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the October 2001 issue of World Press Review (VOL. 48, No.
in Power Vacuum
Huseyin Kandemir and Debbie Lovatt,
Gemini News Service, London, England, July 13, 2001
pollution and a spate of health problems are prompting a spirited
citizens fight against one of Turkeys largest coal-burning
power plants, which has been spewing pollutants into the air over
popular tourist resorts along the Aegean coast for more than two decades.
country (Photo courtesy of Berkeley University)
All my family members and I generally feel very low, and sometimes
we cant even breathe properly when the air pollution level increases,
says Dr. Bahdiye Gurkan, who lives in the village of Yatagan. The
power plant is situated on its outskirts.
When construction began on the coal-fired plant in 1976, only 4,000
residents lived in Yatagan. Today, 20,000 people live around the 630-megawatt
plant, which is considered outdated and inefficient by modern standardsand
poses a major threat to everyones health.
Gurkan and another resident sued the operators, the state-owned Turkish
Electricity Co., for health problems caused by the plant. On June
21, the local court ordered the operators to pay a fine to the pair
in a landmark decision.
The victory, Gurkan says, sends a message that residents have an ally
in the courts. That may be so, but the courts seem powerless to enforce
their decisions. Turkish courts have ordered the coal-burning station
shut many times, but the rulings have been ignored. Last year, the
local court in Aydin, about 50 miles from Yatagan, ruled that the
power station must cease operation because it did not have official
permission to run. Turkey has 14 such power stations operating without
The Turkish Council of Ministers has allowed the Yatagan station to
continue operating because of an energy shortage. It has even formalized
the arrangement through a decree to keep the plant open. This has
fired up environmentalists, local officials, and residents.
The Council of Ministers has been ignoring the court verdict,
and in this way they have damaged both human health and the environment,
says lawyer Ahmet Okyay, a member of the Izmir Bar Associations
Also on the warpath is the international environmental group Greenpeace,
which has campaigned since 1994 to shut down the Yatagan power plant.
Yatagan power station is the strongest symbol of the Turkish
governments foul energy policy, says Melda Keskin, head
of Greenpeaces Turkey branch. This station is not only
poisoning the environment and violating public health with its smoke,
but also there are high levels of uranium in the coal used to fire
it. The people in the area are under a serious health threat.
Local residents complain about not being able to breathe healthy air.
They refer to the thermal power station as a torture center.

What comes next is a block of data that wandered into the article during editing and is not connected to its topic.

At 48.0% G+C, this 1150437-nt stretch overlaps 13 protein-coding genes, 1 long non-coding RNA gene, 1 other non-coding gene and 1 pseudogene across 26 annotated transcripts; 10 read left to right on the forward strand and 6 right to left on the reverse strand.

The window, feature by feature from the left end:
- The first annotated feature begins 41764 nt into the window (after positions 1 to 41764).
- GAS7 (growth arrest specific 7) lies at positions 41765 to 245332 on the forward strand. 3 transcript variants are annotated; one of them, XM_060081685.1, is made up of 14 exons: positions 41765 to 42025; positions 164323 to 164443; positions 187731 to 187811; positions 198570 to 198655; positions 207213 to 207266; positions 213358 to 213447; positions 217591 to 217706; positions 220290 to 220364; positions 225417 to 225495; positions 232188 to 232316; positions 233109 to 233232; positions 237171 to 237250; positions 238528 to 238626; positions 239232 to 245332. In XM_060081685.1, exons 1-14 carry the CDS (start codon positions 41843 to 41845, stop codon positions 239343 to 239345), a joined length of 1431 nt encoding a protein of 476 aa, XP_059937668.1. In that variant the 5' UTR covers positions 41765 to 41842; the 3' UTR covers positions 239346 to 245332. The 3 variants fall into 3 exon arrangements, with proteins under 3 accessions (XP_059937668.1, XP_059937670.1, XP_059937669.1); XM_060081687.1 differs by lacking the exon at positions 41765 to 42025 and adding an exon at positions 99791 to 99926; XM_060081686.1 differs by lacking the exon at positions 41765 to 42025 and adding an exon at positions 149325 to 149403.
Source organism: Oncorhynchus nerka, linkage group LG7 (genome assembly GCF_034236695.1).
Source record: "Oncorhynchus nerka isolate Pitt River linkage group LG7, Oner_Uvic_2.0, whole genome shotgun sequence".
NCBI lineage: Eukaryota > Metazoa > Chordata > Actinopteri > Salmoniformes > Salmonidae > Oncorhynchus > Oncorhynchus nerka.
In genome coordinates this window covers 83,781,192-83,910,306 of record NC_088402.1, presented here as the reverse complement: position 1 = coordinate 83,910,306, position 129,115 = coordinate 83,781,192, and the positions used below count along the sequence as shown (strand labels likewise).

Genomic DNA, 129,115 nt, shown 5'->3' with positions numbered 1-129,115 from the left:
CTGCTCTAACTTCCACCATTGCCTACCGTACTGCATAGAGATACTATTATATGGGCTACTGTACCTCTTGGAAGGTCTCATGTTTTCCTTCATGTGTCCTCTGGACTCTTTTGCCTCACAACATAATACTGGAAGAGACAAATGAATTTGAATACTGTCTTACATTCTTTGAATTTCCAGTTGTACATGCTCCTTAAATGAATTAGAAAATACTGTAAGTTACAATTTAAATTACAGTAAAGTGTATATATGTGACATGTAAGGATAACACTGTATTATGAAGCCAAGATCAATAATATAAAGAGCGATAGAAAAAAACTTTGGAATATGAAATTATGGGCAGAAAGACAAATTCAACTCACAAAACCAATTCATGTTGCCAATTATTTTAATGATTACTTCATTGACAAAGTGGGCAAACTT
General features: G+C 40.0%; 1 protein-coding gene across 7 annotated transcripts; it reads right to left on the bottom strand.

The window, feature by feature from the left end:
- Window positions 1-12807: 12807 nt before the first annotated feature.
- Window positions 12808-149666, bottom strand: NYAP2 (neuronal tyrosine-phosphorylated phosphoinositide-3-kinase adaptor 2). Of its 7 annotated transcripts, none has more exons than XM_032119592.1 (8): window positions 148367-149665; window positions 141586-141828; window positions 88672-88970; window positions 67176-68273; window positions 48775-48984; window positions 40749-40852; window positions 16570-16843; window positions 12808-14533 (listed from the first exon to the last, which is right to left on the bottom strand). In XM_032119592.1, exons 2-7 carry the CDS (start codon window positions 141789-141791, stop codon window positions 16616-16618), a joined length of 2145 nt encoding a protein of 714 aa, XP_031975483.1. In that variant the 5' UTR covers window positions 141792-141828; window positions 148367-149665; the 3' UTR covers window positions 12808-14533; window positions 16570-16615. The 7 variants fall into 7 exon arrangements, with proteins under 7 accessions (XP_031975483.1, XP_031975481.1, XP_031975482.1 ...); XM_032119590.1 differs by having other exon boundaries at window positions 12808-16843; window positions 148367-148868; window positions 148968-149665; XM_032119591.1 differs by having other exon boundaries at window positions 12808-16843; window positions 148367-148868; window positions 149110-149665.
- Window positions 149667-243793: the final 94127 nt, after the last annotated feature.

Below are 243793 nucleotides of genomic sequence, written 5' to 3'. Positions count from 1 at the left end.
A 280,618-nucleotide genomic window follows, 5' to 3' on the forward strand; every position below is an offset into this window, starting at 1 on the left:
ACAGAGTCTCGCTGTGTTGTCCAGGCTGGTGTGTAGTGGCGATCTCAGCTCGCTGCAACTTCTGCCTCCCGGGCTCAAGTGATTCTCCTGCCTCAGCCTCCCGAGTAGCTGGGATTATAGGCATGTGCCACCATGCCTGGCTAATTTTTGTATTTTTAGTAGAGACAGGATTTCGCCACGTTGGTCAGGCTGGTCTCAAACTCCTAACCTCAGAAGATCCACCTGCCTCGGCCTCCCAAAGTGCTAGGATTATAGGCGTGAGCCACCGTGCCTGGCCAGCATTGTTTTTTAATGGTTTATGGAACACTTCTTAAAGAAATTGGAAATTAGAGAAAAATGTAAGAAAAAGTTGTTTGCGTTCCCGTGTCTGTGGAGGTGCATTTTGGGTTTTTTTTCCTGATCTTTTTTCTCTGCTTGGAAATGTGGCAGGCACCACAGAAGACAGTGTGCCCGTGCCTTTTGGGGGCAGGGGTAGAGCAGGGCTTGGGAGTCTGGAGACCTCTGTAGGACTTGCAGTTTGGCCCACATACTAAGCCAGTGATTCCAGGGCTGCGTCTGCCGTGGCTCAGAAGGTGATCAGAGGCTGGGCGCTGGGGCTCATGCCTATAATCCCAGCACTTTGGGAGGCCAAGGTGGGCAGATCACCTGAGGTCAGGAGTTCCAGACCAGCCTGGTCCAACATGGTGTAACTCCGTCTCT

Yatagan municipal Mayor Hasmet Isik says the number of people suffering
from lung problems and cancer has increased dramaticallyalthough
his charge is not reflected in official government reports. More than
10 people have died of lung cancer in the past two years, he says.
The true number of people in the area who have lost their lives
because of lung cancer is not reflected in the reports, Isik
claims. The doctors in the official hospital change the cause
of death on the death certificate, giving it as a heart attack or
some other reason. Isik says the power station has also damaged
1,200 acres of fruit-growing land, destroyed olive cultivation, and
decimated honey production. He blames acid rain caused by the pollution.
Efforts to reduce the pollution have failed. A chimney gas refinery
system, installed on Jan. 18 to curb emissions, exploded two days
later and has not worked properly since. In June, two of the stations
three units were temporarily shut down three times by authorities
after spewing out dangerously high levels of sulfur dioxide into the
air. The same thing happened on July 1, and the station was closed
for a daybringing to 51 the number of times the plant has been
forced to shut down because of pollution since the beginning of 2000.
In the latest incident, the district administration warned people
not to venture outside their homes unless absolutely necessary until
the pollution cleared. A heavy temperature inversion caused the level
of sulfur dioxide to increase almost 25 times beyond its safety limit,
most notably in the nearby Yenikoy and Sahinler villages. The area
was saved only when a strong wind dispersed the pollutants.
It averted a great danger, says Mehmet Okur, head official
of Yatagan district. God has protected the people living in
Yatagan and its nearby villages.
The gravity of the situation is not lost on the local mayor,
who is rallying residents to fight the operation. We will
have a surprise for those authorities who are not interested
in the plight of Yatagan, he says. If necessary,
we will hold rallies or launch hunger strikes in order to have
our voices heard.